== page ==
"They'll probably be worse off when the Earthmen come here," Compton said. "Even if they could see and hear us, they wouldn't have any weapons left to defend themselves. We could loot and rape and—"

"I think we'd better forget this planet exists," Hinckley said slowly. "If we don't report it, no one'll ever know. It's one planet in a million planets. If we say it's empty, they'll believe it and never bother to check."

"But what about Parker?"

"Yes," Hinckley said in a disturbed tone. "Parker. We've got to find him before he does anything he shouldn't. He must be in one of the huts. C'mon. You take one side of the village, I'll take the other. When we find him, we'll blast off."

But they didn't find him. They searched through all the buildings, peered into all the faces.

"I don't like it," Compton said when they met. "The people may be helpless, but that doesn't mean everything on the planet is. We've got to get out of here while we've got the chance."

"Take it easy," Hinckley advised. "We can't leave without Parker. He's probably hiding someplace."


"Hoping we'll take off and leave him alone here. He'd be perfectly safe. He could take anything he wanted—food, drink, anything—and these people couldn't raise a finger to stop him; they wouldn't even know he was here, most likely. If I know Parker that's what he'd want. He wouldn't care about the people as long as he satisfied himself."

"We'll never find him," Compton said. "There's a forest beyond the village. If he got into that, we could search for months and not find him."

Hinckley shrugged. "We've got to try."

Night came before they returned to the rocket.

Hinckley shook his head in the gathering darkness. "He could be anyplace out there, damn him."

"Let's get out of here," Compton suggested again. "Leave him here, if that's what he wants. Let him do what he wants here; what difference does it make if the natives don't know what's happening?"

Hinckley's look was cold. "We'll wait until morning," he said. "If he isn't back by then, we'll leave."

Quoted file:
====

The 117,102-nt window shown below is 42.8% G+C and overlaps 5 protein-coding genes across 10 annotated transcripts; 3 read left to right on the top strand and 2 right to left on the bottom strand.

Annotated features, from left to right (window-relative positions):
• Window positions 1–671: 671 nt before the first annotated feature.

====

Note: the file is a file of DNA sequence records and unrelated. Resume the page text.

But the next morning, the rays of the alien sun found the white squatting houses silent; Parker had not returned.

Hinckley turned on the outer loudspeaker. "Parker," he said. The words crashed across the still village. "Parker, this is Hinckley. We're blasting off in five minutes. If you're not aboard, we're leaving without you."

After a few minutes, Compton said, "He's not coming. He's probably dead, and so will we be if we wait long enough."

"More likely, he's ignoring us," Hinckley said, consulting his watch. "He's got two minutes more."

Two minutes later, Compton said, "Time's up."

Hinckley nodded. He switched on the rocket motors. Deep within the spaceship a turbine growled; the growl rose to a whine.

"I still don't like to leave him there. Even though they don't know what's happening to them, I feel sorry for those people out there." He switched on the loudspeaker again. "Parker," he said over it. "Last chance. We're blasting off."

"He's not coming," Compton said shrilly, "he's not coming."

Hinckley touched a button. Flaming rockets drove their fire in to the ground. The great spaceship shuddered, rose on a column of flame.

"At last," Compton sighed. "At last."

"We'll have to come back, though," Hinckley said. "I knew we'd have to turn in a report, and now I know we'll have to come back here to find Parker, to jail him as a deserter, and perhaps worse. I hate to think of what'll happen to those people down there when the Earthmen come."

They looked into a viewscreen. Below them, the planet dwindled and became nothing.